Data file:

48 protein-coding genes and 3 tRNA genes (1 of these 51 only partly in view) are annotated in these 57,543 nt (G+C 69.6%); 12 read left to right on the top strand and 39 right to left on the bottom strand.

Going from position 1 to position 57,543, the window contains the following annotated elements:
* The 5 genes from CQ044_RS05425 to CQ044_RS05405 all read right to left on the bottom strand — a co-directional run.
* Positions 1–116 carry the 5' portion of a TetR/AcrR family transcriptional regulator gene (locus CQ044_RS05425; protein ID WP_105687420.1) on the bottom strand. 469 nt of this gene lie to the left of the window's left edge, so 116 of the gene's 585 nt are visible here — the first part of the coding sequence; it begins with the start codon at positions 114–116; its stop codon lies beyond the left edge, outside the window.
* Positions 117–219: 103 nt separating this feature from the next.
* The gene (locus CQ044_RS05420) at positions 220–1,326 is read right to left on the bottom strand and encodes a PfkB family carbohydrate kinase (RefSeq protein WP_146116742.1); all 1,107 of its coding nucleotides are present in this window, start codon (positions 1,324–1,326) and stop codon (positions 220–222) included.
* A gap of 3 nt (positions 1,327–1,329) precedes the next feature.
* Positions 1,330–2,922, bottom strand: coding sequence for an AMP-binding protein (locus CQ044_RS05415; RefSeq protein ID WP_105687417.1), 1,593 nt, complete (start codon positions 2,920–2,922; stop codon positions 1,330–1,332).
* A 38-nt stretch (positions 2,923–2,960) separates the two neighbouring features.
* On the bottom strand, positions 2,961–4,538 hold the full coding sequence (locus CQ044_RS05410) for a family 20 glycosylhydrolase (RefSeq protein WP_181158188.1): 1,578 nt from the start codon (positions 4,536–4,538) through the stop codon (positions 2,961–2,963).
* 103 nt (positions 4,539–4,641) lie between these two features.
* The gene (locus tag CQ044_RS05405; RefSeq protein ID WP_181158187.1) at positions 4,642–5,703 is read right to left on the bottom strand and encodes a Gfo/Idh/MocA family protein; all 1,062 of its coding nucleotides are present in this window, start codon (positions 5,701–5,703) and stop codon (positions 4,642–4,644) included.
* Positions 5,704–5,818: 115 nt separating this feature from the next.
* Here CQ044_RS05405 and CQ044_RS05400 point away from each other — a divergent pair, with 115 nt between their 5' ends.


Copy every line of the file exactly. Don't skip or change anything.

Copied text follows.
48 protein-coding genes and 3 tRNA genes (1 of these 51 only partly in view) are annotated in these 57,543 nt (G+C 69.6%); 12 read left to right on the top strand and 39 right to left on the bottom strand.

Going from position 1 to position 57,543, the window contains the following annotated elements:
* The 5 genes from CQ044_RS05425 to CQ044_RS05405 all read right to left on the bottom strand — a co-directional run.
* Positions 1–116 carry the 5' portion of a TetR/AcrR family transcriptional regulator gene (locus CQ044_RS05425; protein ID WP_105687420.1) on the bottom strand. 469 nt of this gene lie to the left of the window's left edge, so 116 of the gene's 585 nt are visible here — the first part of the coding sequence; it begins with the start codon at positions 114–116; its stop codon lies beyond the left edge, outside the window.
* Positions 117–219: 103 nt separating this feature from the next.
* The gene (locus CQ044_RS05420) at positions 220–1,326 is read right to left on the bottom strand and encodes a PfkB family carbohydrate kinase (RefSeq protein WP_146116742.1); all 1,107 of its coding nucleotides are present in this window, start codon (positions 1,324–1,326) and stop codon (positions 220–222) included.
* A gap of 3 nt (positions 1,327–1,329) precedes the next feature.
* Positions 1,330–2,922, bottom strand: coding sequence for an AMP-binding protein (locus CQ044_RS05415; RefSeq protein ID WP_105687417.1), 1,593 nt, complete (start codon positions 2,920–2,922; stop codon positions 1,330–1,332).
* A 38-nt stretch (positions 2,923–2,960) separates the two neighbouring features.
* On the bottom strand, positions 2,961–4,538 hold the full coding sequence (locus CQ044_RS05410) for a family 20 glycosylhydrolase (RefSeq protein WP_181158188.1): 1,578 nt from the start codon (positions 4,536–4,538) through the stop codon (positions 2,961–2,963).
* 103 nt (positions 4,539–4,641) lie between these two features.
* The gene (locus tag CQ044_RS05405; RefSeq protein ID WP_181158187.1) at positions 4,642–5,703 is read right to left on the bottom strand and encodes a Gfo/Idh/MocA family protein; all 1,062 of its coding nucleotides are present in this window, start codon (positions 5,701–5,703) and stop codon (positions 4,642–4,644) included.
* Positions 5,704–5,818: 115 nt separating this feature from the next.
* Here CQ044_RS05405 and CQ044_RS05400 point away from each other — a divergent pair, with 115 nt between their 5' ends.